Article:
By working with educators to design our courses around students creating their own original projects and apps, we find students are incredibly engaged during our courses and are increasingly interested in continuing their CS education. Most students are drawn towards creating animations, games and stories, and many of them continue to work on their projects after the course is over. Nair shares that, “I went back and looked at the first project I created and it was really weird but I learned a lot from the project. Now I know I can do more than that.”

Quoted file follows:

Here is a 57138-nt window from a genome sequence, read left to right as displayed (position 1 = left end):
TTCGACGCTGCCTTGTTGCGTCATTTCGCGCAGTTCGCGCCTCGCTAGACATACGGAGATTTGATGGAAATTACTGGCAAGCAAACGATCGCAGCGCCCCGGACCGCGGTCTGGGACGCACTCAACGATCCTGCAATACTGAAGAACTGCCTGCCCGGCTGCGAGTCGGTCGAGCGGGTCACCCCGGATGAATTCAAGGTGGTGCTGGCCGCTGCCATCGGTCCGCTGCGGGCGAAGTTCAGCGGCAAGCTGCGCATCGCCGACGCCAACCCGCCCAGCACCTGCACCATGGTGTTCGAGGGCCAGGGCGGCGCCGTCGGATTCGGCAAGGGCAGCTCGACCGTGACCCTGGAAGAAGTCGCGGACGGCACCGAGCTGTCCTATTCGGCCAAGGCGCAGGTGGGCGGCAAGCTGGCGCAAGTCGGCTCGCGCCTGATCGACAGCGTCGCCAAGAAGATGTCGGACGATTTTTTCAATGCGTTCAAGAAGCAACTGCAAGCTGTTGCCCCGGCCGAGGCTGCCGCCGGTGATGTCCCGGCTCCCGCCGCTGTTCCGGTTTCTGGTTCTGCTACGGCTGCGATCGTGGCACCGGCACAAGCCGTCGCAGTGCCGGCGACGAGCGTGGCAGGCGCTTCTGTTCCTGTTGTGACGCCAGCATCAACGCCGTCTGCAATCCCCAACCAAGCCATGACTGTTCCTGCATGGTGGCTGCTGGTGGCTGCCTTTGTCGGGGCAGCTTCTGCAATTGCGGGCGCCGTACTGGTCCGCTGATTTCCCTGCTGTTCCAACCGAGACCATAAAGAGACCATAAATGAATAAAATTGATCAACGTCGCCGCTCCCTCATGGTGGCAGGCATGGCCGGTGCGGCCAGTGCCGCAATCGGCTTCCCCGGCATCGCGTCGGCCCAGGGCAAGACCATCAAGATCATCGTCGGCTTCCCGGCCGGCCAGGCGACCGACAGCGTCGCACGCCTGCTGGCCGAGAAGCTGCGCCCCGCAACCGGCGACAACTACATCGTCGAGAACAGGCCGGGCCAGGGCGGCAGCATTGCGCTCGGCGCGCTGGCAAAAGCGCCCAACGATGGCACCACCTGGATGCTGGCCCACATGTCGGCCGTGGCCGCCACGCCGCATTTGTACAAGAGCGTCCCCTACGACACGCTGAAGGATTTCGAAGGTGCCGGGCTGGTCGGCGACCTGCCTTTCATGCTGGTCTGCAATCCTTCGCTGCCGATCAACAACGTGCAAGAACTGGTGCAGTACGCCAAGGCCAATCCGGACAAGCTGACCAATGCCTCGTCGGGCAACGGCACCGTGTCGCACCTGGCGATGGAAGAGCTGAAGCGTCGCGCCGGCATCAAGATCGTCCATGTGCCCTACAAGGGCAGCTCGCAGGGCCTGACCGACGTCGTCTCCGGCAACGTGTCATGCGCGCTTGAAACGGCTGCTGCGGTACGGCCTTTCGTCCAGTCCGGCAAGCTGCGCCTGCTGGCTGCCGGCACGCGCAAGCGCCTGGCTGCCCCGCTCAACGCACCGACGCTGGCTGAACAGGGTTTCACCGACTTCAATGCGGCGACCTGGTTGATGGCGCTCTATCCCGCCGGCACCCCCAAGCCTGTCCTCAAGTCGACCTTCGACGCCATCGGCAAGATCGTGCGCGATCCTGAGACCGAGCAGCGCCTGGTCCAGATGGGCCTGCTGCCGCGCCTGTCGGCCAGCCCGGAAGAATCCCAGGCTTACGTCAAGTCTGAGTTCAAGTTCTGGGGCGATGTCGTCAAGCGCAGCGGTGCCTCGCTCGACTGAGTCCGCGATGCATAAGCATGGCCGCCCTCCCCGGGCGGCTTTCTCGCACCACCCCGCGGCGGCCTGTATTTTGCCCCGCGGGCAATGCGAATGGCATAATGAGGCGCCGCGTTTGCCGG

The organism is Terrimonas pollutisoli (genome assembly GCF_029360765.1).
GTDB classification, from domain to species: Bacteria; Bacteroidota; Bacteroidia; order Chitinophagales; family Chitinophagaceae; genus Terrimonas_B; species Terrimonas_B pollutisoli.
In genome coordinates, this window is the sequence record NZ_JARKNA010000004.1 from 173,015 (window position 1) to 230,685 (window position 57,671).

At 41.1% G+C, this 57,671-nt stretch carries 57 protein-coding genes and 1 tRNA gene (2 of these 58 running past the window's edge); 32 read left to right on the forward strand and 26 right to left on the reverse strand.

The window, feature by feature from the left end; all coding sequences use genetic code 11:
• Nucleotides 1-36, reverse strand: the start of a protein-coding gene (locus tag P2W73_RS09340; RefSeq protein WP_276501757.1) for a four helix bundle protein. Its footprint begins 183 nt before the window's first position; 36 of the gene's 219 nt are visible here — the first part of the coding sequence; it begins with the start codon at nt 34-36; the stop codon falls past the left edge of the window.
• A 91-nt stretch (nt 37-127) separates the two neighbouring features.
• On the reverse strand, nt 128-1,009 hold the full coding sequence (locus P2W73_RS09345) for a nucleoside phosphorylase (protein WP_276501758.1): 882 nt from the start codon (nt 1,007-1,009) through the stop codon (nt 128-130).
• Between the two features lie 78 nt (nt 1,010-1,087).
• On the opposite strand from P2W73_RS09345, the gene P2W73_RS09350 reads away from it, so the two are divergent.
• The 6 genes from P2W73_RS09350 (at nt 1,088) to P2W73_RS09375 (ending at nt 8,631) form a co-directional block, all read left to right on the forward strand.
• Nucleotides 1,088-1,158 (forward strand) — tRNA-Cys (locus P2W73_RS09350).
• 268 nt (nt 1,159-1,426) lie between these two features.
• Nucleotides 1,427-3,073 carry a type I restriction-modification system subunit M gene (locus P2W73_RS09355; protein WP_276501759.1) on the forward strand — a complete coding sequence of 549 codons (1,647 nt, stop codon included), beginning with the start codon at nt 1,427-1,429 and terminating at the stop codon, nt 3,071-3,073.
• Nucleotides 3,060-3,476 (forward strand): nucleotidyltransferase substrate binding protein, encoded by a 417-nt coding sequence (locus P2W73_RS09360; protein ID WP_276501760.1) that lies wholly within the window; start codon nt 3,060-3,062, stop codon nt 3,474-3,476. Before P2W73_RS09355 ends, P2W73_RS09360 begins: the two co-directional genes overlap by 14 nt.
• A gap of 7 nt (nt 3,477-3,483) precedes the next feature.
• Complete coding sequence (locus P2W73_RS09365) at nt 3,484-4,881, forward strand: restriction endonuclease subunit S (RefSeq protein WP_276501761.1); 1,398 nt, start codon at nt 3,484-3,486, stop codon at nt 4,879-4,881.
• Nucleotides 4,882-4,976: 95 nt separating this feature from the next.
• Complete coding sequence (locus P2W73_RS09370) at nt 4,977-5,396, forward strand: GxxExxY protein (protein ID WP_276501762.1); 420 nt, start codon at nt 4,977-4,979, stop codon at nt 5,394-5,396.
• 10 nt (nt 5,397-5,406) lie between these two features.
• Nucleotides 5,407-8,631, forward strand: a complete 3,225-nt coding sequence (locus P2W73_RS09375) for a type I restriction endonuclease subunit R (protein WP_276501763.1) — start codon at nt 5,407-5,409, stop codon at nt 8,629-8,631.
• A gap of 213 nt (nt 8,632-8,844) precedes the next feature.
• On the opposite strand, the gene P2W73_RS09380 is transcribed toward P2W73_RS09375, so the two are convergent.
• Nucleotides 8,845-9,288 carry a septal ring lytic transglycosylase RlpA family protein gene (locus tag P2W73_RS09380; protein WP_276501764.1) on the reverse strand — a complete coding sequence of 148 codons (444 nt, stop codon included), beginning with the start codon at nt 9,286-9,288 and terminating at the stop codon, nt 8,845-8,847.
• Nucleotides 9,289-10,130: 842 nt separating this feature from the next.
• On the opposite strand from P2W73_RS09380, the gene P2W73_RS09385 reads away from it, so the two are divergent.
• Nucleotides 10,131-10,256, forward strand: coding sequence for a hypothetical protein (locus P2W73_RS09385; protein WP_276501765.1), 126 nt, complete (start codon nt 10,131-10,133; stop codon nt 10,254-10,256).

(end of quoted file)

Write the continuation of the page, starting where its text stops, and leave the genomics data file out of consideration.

A big part of any learning environment are the educators and students themselves. The modern ‘learn-to-code’ movement runs the risk of losing it’s meaning if we don’t stop and ask our students, and ourselves, what’s it all for?